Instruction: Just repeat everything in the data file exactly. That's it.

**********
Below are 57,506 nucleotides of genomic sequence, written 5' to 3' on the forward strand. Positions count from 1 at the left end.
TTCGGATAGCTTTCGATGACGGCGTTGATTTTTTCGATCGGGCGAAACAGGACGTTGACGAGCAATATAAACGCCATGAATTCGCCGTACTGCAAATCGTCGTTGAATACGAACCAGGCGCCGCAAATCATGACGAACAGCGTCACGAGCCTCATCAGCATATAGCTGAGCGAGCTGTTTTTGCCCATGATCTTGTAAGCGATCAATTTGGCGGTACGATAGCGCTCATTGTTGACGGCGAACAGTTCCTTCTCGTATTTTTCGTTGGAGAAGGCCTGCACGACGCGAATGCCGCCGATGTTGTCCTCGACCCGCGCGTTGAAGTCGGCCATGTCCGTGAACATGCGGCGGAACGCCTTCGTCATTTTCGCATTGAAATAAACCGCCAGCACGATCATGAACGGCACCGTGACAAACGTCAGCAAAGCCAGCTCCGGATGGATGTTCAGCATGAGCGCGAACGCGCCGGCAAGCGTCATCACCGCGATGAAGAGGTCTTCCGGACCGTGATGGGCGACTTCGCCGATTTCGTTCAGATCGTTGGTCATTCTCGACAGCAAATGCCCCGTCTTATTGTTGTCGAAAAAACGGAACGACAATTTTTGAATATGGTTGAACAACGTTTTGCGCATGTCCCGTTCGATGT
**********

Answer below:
Below are 57,506 nucleotides of genomic sequence, written 5' to 3' on the forward strand. Positions count from 1 at the left end.
TTCGGATAGCTTTCGATGACGGCGTTGATTTTTTCGATCGGGCGAAACAGGACGTTGACGAGCAATATAAACGCCATGAATTCGCCGTACTGCAAATCGTCGTTGAATACGAACCAGGCGCCGCAAATCATGACGAACAGCGTCACGAGCCTCATCAGCATATAGCTGAGCGAGCTGTTTTTGCCCATGATCTTGTAAGCGATCAATTTGGCGGTACGATAGCGCTCATTGTTGACGGCGAACAGTTCCTTCTCGTATTTTTCGTTGGAGAAGGCCTGCACGACGCGAATGCCGCCGATGTTGTCCTCGACCCGCGCGTTGAAGTCGGCCATGTCCGTGAACATGCGGCGGAACGCCTTCGTCATTTTCGCATTGAAATAAACCGCCAGCACGATCATGAACGGCACCGTGACAAACGTCAGCAAAGCCAGCTCCGGATGGATGTTCAGCATGAGCGCGAACGCGCCGGCAAGCGTCATCACCGCGATGAAGAGGTCTTCCGGACCGTGATGGGCGACTTCGCCGATTTCGTTCAGATCGTTGGTCATTCTCGACAGCAAATGCCCCGTCTTATTGTTGTCGAAAAAACGGAACGACAATTTTTGAATATGGTTGAACAACGTTTTGCGCATGTCCCGTTCGATGT